Lab Report: vitamin D supplements, gene mutation, overweight and obese children

PUBLISHED : Monday, 14 October, 2013, 12:00am
UPDATED : Wednesday, 23 October, 2013, 4:00pm

Vitamin D supplements not needed by healthy adults

You may be loading up on vitamin D supplements to maintain bone density and strength and prevent osteoporosis, but a new report published in The Lancet suggests that most healthy adults do not need these pills. Researchers from the University of Auckland in New Zealand conducted a systematic review and meta-analysis of all randomised trials examining the effects of vitamin D supplementation on bone mineral density in healthy adults up to July 2012. From 23 studies involving more than 4,000 healthy adults (average age 59 years), no significant effects were found in people who took vitamin D for an average of two years.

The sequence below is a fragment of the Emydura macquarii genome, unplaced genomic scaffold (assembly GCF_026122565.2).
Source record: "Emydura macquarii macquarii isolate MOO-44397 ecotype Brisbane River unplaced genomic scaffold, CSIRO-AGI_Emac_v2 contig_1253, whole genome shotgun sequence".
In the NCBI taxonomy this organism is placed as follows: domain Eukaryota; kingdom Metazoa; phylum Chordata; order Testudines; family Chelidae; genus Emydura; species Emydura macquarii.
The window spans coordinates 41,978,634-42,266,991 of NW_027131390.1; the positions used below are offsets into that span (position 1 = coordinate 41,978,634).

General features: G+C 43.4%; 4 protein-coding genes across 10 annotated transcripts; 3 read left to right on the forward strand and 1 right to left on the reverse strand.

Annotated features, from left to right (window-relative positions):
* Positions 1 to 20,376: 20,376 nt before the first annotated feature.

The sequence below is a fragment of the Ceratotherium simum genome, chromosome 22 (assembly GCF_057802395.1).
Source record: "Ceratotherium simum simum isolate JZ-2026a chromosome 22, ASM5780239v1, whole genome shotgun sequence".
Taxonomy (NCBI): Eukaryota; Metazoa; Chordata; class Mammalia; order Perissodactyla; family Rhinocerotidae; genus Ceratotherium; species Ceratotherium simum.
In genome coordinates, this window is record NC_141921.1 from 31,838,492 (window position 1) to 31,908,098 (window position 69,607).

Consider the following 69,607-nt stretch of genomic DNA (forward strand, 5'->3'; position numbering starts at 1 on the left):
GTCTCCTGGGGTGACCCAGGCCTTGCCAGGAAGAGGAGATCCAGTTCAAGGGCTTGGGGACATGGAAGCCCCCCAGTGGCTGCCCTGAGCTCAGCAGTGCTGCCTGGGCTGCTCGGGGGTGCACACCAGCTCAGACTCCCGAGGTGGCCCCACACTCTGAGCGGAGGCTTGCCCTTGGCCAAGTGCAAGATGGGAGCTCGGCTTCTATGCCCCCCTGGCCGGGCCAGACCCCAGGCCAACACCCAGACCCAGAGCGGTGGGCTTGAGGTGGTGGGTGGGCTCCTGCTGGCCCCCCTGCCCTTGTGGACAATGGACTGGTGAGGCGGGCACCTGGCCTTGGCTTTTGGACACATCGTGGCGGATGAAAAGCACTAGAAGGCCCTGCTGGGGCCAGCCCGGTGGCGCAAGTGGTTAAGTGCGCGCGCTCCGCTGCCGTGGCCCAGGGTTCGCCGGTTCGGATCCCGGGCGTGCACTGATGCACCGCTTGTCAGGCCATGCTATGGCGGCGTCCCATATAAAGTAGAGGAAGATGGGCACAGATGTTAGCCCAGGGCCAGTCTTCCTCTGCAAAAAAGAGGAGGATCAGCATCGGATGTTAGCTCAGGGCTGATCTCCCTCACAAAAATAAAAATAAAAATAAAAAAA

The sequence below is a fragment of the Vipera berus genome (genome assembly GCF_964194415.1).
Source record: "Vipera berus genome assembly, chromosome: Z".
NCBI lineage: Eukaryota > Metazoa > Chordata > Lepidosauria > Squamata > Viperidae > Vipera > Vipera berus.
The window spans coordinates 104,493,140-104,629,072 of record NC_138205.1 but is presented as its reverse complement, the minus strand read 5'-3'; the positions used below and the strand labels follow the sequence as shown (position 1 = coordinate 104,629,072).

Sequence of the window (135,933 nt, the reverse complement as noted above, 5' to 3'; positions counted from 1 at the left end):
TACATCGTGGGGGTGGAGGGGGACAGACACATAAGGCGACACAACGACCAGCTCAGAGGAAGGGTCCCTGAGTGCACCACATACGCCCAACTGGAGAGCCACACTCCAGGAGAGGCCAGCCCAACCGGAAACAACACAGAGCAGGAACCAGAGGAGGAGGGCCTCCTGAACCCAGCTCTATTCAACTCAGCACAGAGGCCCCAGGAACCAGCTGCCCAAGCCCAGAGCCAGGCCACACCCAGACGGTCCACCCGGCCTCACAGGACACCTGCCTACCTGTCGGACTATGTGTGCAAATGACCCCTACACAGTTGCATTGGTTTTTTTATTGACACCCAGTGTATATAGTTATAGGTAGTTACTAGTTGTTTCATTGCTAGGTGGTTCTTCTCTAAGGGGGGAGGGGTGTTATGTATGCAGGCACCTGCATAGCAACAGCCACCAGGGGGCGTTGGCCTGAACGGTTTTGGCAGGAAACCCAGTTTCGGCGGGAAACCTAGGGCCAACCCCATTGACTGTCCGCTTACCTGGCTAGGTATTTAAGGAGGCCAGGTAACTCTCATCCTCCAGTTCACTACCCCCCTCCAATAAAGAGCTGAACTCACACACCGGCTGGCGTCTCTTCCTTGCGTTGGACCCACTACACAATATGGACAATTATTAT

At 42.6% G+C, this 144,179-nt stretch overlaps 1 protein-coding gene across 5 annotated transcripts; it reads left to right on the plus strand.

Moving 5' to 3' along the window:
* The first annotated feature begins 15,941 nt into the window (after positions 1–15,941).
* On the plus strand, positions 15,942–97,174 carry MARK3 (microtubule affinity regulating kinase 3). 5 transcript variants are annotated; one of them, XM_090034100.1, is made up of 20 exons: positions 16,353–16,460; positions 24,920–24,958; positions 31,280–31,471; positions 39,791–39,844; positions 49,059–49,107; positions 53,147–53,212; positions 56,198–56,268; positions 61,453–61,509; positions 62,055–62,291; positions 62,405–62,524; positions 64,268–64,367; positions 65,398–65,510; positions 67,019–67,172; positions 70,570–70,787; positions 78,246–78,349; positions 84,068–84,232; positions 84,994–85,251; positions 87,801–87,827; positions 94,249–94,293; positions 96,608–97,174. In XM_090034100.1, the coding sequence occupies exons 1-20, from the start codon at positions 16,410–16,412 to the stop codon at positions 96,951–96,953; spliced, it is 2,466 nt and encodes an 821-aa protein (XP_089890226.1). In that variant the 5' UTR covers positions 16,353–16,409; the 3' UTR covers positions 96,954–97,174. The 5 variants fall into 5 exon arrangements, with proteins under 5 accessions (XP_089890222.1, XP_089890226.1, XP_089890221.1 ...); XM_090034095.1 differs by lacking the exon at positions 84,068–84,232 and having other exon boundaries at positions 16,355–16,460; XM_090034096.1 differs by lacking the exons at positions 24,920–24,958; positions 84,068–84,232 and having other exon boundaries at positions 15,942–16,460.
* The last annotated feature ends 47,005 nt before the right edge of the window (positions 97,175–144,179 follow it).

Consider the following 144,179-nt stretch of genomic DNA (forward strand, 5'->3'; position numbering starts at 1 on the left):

Overweight and obese children face high risk of hypertension

Extremely obese children and adolescents are 10 times more likely to have hypertension than their normal-weight peers. In fact, according to a Kaiser Permanente Southern California study, any excess weight in youth is linked with the likelihood of hypertension: twice as likely for the overweight and four times for the moderately obese. The study included nearly 250,000 children aged six to 17, tracked over three years. High blood pressure can lead to heart and kidney disease. Because it may show no symptoms for years, the researchers advise paediatricians to be vigilant about screening overweight children for hypertension. The study appears in The Journal of Clinical Hypertension.


Beneficial gene variation proves to be a double-edged sword

A genetic variation commonly present in light-skinned people that could protect skin from sun damage has been found to fuel testicular cancer. In a study in the journal Cell, scientists from Ludwig Cancer Research at Oxford University discovered a gene mutation that affects the activity of a protein named p53, which is best known as the cell's most important defence mechanism against cancer. The mutation was found to be tightly linked to the risk of developing testicular cancer. At the same time, the detection of ultraviolet light damage from the sun activates p53 in certain skin cells to ramp up melanin production and produce a protective tan.